The city of Sacramento created a cannabis equity program dedicated to assisting individuals and communities facing barriers to starting a cannabis business. These barriers may be due to historical disparate enforcement on cannabis crimes throughout the years. Social inequality in the cannabis industry and surrounding cannabis crimes is not new. Sacramento has a predominantly white cannabis industry, but this program is working to change that. The city created the Cannabis Opportunity Reinvestment and Equity program (CORE). For the past year, this program has been helping create delivery and cultivation businesses in Sacramento.
This has been an ongoing effort to help create some equality within the cannabis industry. This has even allowed for the first black woman to earn a cannabis business permit.
Betty Mitchell: Tively Cannabis Food Blend
Betty Mitchell is the very first black woman to earn a cultivation license in the city of Sacramento. From the age of 19, she knew she wanted to get into the cannabis business, although it was not legal at the time. She said if it ever did become legal, she’d do it. Thanks to her uncle, she learned about cannabis properties and the possible combinations with food.
Mitchell began the process at the CORE program with 13 other participants. Eventually, it was just her. She became the first CORE participant to obtain a waiver from the city for the cost of a cannabis business operation permit. Normally, a permit would’ve cost her $10,000. But with the help of Sacramento’s Cannabis Equity program CORE, it was cost-free for Mitchell.
Mitchell’s business, Tively, will start as a wholesaler to storefronts and dispensaries.
About the Program CORE
CORE was created on November 28, 2017. The City Council of Sacramento authorized staff to create a program that addressed the negative impacts of disproportionate enforcement of cannabis-related regulation in the city. Most of this enforcement occurred prior to the adoption of Proposition 64. Proposition 64 was passed in 2016 and granted legal use of marijuana for adults 21 and older.
CORE assists by adopting a zero-dollar fee and appropriate funding for business permits.
On March 26, 2019, the City Council decided to have two organizations administer this cannabis equity program. The Sacramento Asian Chamber of Commerce (SACC) and the Greater Sacramento Urban League (GSUL) are now in charge.
How to Apply
The CORE program is administered by SACC and GSUL. Eligible applicants must submit applications to those organizations. If you are interested in becoming a participant in the Sacramento CORE program, you must contact them directly. Those who have previously submitted an interest form will be contacted by the organizations. More information about eligibility and contact details are on the CORE program’s website.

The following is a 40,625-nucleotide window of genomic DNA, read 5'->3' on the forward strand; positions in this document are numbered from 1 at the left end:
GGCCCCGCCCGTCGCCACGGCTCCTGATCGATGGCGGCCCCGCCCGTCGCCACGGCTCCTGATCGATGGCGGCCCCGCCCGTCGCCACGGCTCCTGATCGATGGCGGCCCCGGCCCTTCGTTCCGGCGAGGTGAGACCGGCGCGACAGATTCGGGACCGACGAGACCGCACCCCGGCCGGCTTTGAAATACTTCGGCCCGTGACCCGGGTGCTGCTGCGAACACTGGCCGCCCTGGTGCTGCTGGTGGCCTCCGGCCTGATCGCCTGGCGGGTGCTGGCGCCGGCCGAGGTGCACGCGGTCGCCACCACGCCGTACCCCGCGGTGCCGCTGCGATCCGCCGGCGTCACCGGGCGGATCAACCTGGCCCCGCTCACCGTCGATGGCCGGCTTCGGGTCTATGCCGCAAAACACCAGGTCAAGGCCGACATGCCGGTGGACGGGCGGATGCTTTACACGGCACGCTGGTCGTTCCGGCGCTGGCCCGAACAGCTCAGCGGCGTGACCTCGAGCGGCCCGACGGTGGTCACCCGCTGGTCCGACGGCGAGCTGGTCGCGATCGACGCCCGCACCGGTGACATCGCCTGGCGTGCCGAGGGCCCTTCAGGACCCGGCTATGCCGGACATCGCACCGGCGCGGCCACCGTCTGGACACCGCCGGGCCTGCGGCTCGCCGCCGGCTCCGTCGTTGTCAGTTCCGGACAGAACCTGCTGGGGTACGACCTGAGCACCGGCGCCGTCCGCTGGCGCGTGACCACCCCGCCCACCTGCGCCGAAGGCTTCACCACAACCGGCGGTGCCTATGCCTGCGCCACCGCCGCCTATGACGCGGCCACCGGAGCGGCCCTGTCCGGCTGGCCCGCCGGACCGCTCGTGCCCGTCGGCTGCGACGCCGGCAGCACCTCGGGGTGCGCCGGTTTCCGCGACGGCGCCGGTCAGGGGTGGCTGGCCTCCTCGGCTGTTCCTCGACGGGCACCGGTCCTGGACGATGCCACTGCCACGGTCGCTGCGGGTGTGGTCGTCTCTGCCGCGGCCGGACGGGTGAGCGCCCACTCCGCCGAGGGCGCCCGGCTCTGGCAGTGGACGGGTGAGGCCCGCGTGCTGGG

Cannabis Early Days
For thousands of years, the cannabis plant has been a medical remedy in several cultures. Interestingly, there are reports of cannabis use tracked back to ancient China, specifically used by Emperor Shen Nung (3500-2600 BCE). Marijuana was mainly used to treat issues, such as inflammation, nausea, and depression.
In other cultures, marijuana is an important component of religious practice. There’s evidence that suggests ancient cultures using cannabis for its psychoactive properties during religious ceremonies or healing practices.
Stigma Against Cannabis
During the beginning of the 20th century, the opium crisis was occurring throughout the world. The Federal Food and Drugs Act of 1906 required the labeling of over-the-counter medication stating if it contained cannabis. In addition, it also required the labeling of cocaine and heroin. At the time, all of these drugs were still legal.
It was until after the Mexican Revolution in 1910 that there was a shift. After this event, a large number of Latino immigrants began moving into the southern states. The Mexican population had been using cannabis recreationally. They referred to it as “marihuana”. Although Americans were using cannabis medically, they were unfamiliar with the term “marihuana”. Additionally, the concept of recreational cannabis use was unfamiliar to them.
Racist propaganda against Mexican immigrants further pushed a stigma against cannabis. Marijuana as a drug became associated with Spanish speaking immigrants. Headlines such as “Mexican Menace” and “Marihuana Menace” covered the newspapers. This was the first step towards criminalizing cannabis.
In fact, California was the first state to pass a cannabis prohibition law in 1913. Eventually, misconceptions about marijuana began spreading across the country. These misconceptions culminated during the Richard Nixon Administration.
The Nixon Administration passed the Boggs Act of 1952 and the Narcotics Controls Act of 1956. The act made prison sentences a requirement for drug crimes, such as possession of marijuana. At the same time, the Warren Commission Report found that marijuana did not cause violent behavior or led to heavier drugs. However, the Nixon Administration classified marijuana as a Schedule 1 drug.
With movements like Sacramento’s Cannabis Equity program CORE, we can move towards less stigma. These types of programs also help create equal grounds for individuals from disadvantaged backgrounds.